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Transparency of workforce activity and costs delivered by Time & Attendance software can help organisations counteract the impact of the new National Living Wage.

The new National Living Wage which became compulsory in the UK from April means organisations are now obliged to pay worker aged 25 and over at least £7.20 per hour, with the rate increasing to £9 per hour by 2020. The rate is 50p higher than the previous minimum wage of £6.70.

It is anticipated that the new Living Wage will add approximately £11bn to the national wage bill.

Living Wage implications

The reforms have been widely supported as it represents a significant increase in take-home pay for low paid workers. However, for employers that employ large numbers of hourly-paid workers on the minimum wage it signifies a dramatic increase in their payroll costs.

In particular, companies operating in notoriously low margin sectors, such as contract cleaning, and those that rely heavily on low-paid staff seasonal staff, like hospitality and retail, are expected to feel the squeeze.

Christian Berenger, Operations Director at Vanquish Integrated People Solutions, a leading developer of workforce management systems says: “Two months have now past since the launch of the new National Living Wage meaning organisations will have started to notice the increase in their payroll.

“Confronted with rising costs organisations will react in a number of ways. Some will happily accept the change and pay more for their overheads, impacting their profitability in the process. Others will be forced to increase their costs, putting their customer relationships at risk, or reduce staff levels in order to cut the overall wage bill and risk leaving themselves short staffed which could jeopardise service levels.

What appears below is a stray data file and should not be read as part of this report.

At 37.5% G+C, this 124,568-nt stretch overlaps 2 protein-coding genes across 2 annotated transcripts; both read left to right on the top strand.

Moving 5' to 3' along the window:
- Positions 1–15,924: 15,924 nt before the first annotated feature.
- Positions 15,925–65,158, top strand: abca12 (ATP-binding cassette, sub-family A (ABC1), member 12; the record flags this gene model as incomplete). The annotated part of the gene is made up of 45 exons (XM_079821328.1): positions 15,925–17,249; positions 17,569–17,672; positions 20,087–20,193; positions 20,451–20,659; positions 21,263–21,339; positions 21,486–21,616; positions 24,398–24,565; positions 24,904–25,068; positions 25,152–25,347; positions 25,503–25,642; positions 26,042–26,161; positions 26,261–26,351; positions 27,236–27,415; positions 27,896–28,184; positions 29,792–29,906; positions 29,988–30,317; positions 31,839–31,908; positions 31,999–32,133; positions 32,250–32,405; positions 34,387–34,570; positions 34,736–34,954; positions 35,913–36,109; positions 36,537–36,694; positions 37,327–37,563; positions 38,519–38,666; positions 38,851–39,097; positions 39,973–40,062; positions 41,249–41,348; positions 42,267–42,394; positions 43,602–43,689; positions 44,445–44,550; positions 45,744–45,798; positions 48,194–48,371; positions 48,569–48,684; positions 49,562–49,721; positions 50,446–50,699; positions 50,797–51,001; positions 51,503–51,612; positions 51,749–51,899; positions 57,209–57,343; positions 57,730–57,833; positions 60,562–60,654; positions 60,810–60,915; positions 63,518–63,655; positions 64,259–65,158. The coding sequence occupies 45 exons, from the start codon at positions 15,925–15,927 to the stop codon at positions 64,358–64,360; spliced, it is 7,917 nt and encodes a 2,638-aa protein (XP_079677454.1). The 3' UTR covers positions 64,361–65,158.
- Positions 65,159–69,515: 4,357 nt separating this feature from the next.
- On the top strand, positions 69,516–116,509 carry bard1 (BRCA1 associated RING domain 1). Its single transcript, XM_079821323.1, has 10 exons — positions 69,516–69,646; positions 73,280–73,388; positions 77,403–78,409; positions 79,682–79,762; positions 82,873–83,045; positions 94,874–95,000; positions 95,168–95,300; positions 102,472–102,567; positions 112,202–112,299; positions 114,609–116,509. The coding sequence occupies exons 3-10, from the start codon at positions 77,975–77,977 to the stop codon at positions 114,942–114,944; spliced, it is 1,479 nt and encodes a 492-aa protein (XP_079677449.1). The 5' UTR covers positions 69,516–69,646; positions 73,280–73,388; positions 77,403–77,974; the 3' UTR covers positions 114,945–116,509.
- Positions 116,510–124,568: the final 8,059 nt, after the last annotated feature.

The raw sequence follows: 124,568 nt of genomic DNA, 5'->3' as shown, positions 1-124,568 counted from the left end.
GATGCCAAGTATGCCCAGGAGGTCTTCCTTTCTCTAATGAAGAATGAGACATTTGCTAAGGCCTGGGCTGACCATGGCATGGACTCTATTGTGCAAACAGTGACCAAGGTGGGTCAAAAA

“The key to embracing the National Living Wage positively is finding ways to take better control of labour costs and maximise workforce productivity.”

Eradicate timesheet abuse

Berenger points out that the payroll is every organisations largest controllable expense so there are immediate cost savings and efficiencies to be made if the workforce is managed accurately.

He says: “Whilst the National Living Wage has drastically increased workforce costs, the reality is that many organisations are contributing to the situation themselves, blindly losing money every month because they rely on manual timesheets and clock cards to manage their workforce.

“The problem with manual recording methods is that they are vulnerable to errors and abuse, such as time theft and workers clocking in and out for each other, not to mention being hugely labour intensive to calculate.

“By investing in a Time and Attendance system organisations can gain a true insight into workforce costs, benefit from an accurate payroll process by eradicating fraudulent practices and release valuable admin time, all of which will result in bottom line savings and offset the impact of the Living Wage.

“Removing inefficient processes means organisations are better equipped to offer workers better pay and stimulate future growth.”

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